When it comes to the comfort level our homes have to offer, both heating and air conditioning systems play an essential role. In the simplest of terms, the heating system keeps our homes warm during the cold season, while the air conditioning is responsible for maintaining a cool atmosphere in the summer or when it is warm outside.
Both heating and air conditioning systems are organized on the same principles and share common characteristics. As any specialist in climate control units will tell, these systems have three primary components. The first refers to the source of air (warmed or cooled), while the air distribution system represents the second. Last, but not least, you have the system regulation control, which is often present in the form of a thermostat.
It is common for climate control units to use the same distribution and control systems for warm and cold air. For example, in your home, you can have a furnace and an air conditioning unit. The stove will warm your home, while the air conditioning will cool it, all the while using the same systems mentioned above. If you opt for central air conditioning, you might be surprised to discover that the cool air will flow through the heat ducts; moreover, the system will rely on the same thermostat for heating.
Principle of Functioning
All modern heating and air conditioning systems function by a simple, yet highly-effective principle. This states that the nearby warm object will always heat a cold object. Given this principle, it can be easy to understand that heating systems, such as furnaces, will warm the air into a home by putting heat into it. On the other hand, air conditioning systems will work to remove the heat and cool the inside of your home.
It goes without saying that both heating and cooling units rely on different types of fuel to function. Home heating systems use gas or oil, but also electricity. Air conditioning units use power. Climate control units, which can be used for both heating and cooling, can use all three of the fuel as mentioned above types.
A heat pump is one of the most popular climate control units, being electrically-powered. When it is hot outside, it will work to extract the excess heat from the air and cool your home. During the cold season and especially in the winter, it will take heat from the outside air and make your home warmer.
A furnace can use gas, oil or electricity as fuel. When this fuel is burned, it will produce heat, which will then be distributed throughout your home, either through pipes, ducts or even wires. Radiators, registers and heating panels represent the final point of distribution.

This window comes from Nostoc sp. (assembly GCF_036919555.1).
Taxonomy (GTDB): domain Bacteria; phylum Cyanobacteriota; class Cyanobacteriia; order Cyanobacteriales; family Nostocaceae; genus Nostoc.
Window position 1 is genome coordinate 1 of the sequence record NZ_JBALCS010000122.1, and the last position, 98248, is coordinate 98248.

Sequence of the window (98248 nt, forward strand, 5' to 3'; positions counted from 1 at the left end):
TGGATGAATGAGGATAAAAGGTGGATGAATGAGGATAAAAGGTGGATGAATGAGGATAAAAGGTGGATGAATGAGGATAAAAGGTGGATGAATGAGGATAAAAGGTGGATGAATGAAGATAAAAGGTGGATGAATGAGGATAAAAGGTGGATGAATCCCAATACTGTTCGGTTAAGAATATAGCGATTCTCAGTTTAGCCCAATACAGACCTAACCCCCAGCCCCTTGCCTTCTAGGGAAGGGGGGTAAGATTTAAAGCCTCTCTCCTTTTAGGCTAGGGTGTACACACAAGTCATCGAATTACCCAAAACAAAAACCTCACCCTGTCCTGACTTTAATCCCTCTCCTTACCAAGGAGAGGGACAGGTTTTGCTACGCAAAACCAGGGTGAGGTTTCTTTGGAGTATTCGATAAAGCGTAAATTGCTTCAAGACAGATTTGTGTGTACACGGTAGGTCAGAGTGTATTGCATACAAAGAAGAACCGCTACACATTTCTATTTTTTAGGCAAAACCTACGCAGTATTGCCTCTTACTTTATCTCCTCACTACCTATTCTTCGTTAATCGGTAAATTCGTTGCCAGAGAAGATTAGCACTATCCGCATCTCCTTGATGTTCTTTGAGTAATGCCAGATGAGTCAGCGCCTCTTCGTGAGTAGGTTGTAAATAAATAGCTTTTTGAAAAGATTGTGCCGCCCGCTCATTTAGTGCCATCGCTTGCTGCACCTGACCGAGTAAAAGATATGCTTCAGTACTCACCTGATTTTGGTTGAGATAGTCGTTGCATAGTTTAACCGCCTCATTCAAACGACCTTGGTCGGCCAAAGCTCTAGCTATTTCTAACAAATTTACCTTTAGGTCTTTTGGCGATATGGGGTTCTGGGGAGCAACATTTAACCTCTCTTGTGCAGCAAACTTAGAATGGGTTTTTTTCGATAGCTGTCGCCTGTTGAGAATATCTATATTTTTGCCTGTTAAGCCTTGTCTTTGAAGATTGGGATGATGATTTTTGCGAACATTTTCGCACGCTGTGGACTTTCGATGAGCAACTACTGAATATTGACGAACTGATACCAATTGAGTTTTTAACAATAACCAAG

Older heating units use a boiler to heat a certain amount of water, which is then used to heat the air inside a home. What happens is that the boiler heats and stores the water, which is then distributed through the pipes. These pipes can be embedded in the floors, on the walls or even on the ceiling.
As already mentioned, air conditioning systems use electricity; they rely on this type of fuel, to cool a gas until it reaches its liquid state. When warm air comes into contact with this, it will become cool. The cool air is then distributed through the ducts or directly from the air conditioning unit into your home.
Mechanism of Functioning
By the arrangement of operation, there are three major types of climate control units (heating and cooling possible):
- Forced Air System = heat/cool air from furnace/air conditioning system distributed through a blower and system of ducts
- Gravity System = suitable for heating, based on the principle that warm air will always rise (heat from furnace)
- Radiant System = radiant heat distribution, often uses electricity as the fuel and warms up radiators, walls, floors or ceilings
If you are interested in installing a climate control unit in your home, it is for the best to resort to professional assistance. Whether you are looking for a heating system, air conditioning unit or both, a professional can offer both expert advice and assist you with the installation and maintenance.